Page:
Mary Schaeffer

Is Your Company Following Invoice Processing Best Practices?

Nine valuable tips revealed for doing it better.

April 3, 2008
by Mary Schaeffer

While proper invoice handling practices may not be the most interesting topic ever addressed, it is certainly one of the most important. Proper invoice processing is key to creating a plumper bottom-line for those who get it right from the start. Here's why.

What Can Go Wrong

Let's start with the basics. When a company's invoice doesn't get paid on time and 30 days elapse, most organizations send the customer a second invoice. And then another if 60 days go by without payment. A few firms will mark those subsequent invoices as "Duplicate Invoice" or "Copy," many do not. Even if your staff is 100 percent efficient and manages to weed out all those duplicate invoices, it still has to spend precious time identifying which invoices have already been paid and which haven't.

The harsh reality is that some of those duplicate invoices do in fact get paid, but most vendors do not return those duplicate payments. Even when they eventually identify that the payment is duplicate and return the funds, your organization has lost the use of those funds for however long it took the vendor to identify the item. And, to be candid, identifying unapplied cash is not usually a priority for most vendors. Thus, the bottom-line is adversely affected dollar-for-dollar for every duplicate that is not returned.

Better invoice processing procedures would help most organizations avoid this unnecessary debacle.

How to Avoid Duplicate Payments

The following practices will help your organization avoid many problems as well as tighten internal controls surrounding invoice handling.

  1. Have all invoices sent to accounts payable first. This gets them into your system quickly.

  2. Insist that all invoices reflect either a legitimate PO (purchase order) number or the name of the person who placed the order. Prepare a polite form letter explaining this policy and return all invoices without the requisite information. Send a copy of your form letter with it.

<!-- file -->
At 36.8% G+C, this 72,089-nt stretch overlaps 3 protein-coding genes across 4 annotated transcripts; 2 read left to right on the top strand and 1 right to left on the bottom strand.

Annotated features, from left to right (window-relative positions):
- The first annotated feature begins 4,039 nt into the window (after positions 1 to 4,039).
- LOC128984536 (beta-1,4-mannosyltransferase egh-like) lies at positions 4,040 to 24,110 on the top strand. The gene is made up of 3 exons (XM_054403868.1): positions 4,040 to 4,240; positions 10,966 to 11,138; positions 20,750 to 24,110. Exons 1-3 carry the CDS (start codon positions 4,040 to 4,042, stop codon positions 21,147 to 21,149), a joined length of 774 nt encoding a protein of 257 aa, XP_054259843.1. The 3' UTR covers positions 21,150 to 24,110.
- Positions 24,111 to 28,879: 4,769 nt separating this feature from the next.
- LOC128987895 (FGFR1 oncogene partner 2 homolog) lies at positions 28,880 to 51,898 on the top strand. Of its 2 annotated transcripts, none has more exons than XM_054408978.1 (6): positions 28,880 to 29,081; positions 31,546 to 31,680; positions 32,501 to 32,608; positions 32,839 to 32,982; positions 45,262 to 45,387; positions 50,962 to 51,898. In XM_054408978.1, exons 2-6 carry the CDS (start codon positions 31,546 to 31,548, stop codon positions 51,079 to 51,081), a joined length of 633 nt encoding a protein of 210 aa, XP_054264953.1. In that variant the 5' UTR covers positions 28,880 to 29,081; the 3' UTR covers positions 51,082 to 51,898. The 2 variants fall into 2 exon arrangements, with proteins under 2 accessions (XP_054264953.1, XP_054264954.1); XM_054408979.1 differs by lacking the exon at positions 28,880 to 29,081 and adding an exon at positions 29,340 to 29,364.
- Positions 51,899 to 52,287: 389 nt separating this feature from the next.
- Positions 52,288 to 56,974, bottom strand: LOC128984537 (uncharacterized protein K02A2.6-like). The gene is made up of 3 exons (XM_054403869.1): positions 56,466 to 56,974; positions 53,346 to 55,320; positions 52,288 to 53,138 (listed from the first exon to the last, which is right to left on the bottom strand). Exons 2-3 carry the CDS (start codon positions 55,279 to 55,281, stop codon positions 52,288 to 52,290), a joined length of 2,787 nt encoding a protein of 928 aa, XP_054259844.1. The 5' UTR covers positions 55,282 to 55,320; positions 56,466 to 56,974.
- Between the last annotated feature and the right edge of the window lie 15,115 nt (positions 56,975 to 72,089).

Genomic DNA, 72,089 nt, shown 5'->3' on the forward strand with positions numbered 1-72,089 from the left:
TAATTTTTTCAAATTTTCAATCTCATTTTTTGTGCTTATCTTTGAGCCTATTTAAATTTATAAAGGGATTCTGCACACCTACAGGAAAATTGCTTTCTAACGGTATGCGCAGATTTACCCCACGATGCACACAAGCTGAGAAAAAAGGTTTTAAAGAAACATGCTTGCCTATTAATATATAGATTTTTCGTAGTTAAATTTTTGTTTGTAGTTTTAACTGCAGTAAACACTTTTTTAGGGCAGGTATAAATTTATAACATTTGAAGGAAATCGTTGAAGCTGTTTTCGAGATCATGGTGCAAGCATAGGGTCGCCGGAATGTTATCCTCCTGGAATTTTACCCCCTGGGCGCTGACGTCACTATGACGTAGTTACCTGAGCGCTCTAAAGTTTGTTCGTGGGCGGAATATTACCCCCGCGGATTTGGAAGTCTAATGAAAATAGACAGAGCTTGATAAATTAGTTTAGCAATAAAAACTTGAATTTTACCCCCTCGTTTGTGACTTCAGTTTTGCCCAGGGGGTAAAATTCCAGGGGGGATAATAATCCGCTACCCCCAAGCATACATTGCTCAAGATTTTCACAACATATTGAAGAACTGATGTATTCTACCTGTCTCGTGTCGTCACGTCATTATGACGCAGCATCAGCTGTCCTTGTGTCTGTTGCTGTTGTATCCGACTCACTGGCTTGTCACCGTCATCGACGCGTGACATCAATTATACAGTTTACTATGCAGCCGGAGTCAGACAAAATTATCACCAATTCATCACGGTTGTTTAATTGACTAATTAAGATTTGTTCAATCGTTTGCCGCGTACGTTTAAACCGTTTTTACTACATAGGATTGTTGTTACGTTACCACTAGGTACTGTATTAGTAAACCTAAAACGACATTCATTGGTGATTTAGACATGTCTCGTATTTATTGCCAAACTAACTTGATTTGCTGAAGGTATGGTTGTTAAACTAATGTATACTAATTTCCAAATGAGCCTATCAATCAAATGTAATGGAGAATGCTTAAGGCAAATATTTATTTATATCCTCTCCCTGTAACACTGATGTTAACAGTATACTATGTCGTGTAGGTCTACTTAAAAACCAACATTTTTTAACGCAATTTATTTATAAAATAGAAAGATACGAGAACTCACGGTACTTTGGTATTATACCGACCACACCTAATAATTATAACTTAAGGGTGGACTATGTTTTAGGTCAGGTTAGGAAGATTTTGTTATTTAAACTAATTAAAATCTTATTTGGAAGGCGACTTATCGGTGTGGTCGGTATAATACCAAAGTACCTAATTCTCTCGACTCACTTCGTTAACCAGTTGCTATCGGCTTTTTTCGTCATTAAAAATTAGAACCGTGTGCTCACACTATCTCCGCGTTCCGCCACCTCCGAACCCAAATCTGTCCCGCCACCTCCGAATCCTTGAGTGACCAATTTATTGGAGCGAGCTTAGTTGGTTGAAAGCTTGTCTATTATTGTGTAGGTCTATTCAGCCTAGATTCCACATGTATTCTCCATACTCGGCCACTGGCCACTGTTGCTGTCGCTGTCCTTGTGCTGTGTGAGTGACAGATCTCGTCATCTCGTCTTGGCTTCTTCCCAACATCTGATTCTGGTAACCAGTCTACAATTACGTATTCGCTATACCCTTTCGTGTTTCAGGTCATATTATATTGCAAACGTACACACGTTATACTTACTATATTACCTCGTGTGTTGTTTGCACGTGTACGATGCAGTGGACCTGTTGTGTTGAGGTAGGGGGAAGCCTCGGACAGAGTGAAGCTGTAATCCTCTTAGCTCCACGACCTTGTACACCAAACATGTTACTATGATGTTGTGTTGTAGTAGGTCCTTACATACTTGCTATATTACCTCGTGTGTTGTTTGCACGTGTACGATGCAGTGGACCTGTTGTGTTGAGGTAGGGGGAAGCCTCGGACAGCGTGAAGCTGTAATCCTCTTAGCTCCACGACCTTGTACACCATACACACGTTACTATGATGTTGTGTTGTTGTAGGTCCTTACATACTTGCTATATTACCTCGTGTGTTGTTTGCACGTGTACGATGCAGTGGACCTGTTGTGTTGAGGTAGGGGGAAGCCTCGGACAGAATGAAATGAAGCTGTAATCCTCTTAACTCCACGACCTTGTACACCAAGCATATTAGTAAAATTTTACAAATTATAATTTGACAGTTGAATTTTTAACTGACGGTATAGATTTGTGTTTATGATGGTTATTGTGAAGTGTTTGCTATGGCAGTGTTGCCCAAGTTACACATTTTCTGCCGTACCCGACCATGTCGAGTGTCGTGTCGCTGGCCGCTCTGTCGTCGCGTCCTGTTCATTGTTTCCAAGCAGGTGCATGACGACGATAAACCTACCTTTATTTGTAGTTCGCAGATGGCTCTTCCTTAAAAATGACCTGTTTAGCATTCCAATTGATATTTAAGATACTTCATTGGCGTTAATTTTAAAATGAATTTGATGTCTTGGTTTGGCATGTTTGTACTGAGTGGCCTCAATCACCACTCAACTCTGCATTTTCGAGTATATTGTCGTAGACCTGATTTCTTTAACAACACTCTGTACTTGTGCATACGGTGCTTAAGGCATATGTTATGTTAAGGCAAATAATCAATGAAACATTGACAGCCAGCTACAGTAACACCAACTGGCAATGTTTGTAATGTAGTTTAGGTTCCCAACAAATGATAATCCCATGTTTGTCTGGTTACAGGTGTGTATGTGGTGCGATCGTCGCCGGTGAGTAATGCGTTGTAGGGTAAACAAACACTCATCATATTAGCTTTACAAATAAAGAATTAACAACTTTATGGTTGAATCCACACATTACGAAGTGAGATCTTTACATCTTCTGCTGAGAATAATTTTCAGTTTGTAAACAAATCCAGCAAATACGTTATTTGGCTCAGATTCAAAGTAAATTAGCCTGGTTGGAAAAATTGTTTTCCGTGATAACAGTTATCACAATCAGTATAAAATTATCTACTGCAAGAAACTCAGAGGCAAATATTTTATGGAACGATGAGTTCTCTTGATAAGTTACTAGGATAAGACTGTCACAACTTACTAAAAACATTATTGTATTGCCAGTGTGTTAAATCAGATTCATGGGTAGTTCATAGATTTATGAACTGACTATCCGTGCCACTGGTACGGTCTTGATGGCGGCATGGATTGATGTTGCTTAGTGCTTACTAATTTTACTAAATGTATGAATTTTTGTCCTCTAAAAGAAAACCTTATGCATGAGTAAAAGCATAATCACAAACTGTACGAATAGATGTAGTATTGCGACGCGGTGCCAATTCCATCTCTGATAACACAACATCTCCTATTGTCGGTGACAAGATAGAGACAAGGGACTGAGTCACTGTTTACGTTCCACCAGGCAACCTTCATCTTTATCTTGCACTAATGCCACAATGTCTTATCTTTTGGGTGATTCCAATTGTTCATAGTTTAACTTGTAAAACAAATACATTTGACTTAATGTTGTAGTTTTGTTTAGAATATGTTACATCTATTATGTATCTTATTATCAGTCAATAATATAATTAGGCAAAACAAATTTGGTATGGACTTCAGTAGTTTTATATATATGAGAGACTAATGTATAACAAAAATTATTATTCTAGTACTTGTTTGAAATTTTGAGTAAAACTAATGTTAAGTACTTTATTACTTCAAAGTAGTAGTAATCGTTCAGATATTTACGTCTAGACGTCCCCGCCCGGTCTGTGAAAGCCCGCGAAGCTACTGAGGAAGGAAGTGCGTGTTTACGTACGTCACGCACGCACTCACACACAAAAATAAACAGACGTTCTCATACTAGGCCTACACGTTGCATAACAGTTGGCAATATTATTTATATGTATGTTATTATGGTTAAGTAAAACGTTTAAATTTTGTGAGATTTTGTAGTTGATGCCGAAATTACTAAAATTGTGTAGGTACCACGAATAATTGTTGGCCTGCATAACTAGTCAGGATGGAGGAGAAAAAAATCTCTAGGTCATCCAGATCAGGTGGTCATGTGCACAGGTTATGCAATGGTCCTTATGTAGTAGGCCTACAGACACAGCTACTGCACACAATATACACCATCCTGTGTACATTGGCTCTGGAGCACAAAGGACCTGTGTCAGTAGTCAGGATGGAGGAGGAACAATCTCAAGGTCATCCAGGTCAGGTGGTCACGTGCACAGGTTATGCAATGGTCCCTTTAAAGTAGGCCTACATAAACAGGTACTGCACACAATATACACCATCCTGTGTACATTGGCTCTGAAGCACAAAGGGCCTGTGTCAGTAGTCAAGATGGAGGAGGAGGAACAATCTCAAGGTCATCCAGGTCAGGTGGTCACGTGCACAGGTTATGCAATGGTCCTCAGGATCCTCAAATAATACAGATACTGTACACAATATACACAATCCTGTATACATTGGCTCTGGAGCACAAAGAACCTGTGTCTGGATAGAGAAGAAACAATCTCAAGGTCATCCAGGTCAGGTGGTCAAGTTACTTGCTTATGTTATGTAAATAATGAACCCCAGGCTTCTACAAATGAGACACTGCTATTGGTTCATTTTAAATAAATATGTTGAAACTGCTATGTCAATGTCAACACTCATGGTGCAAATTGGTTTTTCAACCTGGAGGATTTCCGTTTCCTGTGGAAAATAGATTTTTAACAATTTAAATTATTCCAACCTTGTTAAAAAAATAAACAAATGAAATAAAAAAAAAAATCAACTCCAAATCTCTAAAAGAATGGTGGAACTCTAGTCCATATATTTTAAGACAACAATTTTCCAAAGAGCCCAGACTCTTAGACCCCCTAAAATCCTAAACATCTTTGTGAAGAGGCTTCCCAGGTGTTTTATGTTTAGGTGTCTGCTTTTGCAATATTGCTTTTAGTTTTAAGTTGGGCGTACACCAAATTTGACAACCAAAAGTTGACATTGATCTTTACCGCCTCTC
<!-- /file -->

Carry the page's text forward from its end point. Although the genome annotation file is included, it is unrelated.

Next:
3. Make approving invoices a corporate priority and let approvers understand. If at all possible use e-invoicing and workflow that has automatic escalations included when an invoice has not been approved within a preset number of days, such as five days.

  4. Make resolving disputes a priority. Otherwise, as the dispute languishes and payment is not made, a second invoice will be sent.

  5. Insist the staff use the same coding standards for all invoices.

  6. Develop a convention to generate unique invoice numbers for invoices without numbers and insist your processors use it.

  7. Do not allow the staff to monkey around with invoice numbers. Adding a blank space at the end of an invoice number to force the system to accept it, should be prohibited.

  8. Do not allow invoices to be hidden in desks. Mandate that all unprocessed invoices be kept in a folder where anyone can find them. This will facilitate responding to vendor inquiries in case the processor is absent. It will also dampen the enthusiasm for losing invoices in the desk.

  9. Pay as close to the due date as your cash flow allows. Do not be tempted to pay a little late to earn some extra investment income. Your small gains will pale in comparison to the loss associated with paying some of those invoices twice.

Using these tips will help you keep a closer eye on your invoice processing system and greatly addto your bottom-line. Ka-ching!

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Mary S. Schaeffer is the author of over dozen business books including Fraud in Accounts Payable: How to Prevent It to be published in August 2008 by John Wiley & Sons. She serves as the editorial director of Accounts Payable Now & Tomorrow, directs the firm's consulting practice, blogs regularly at http://ap-now.com/blog and writes a free ezine for those interested in payment issues.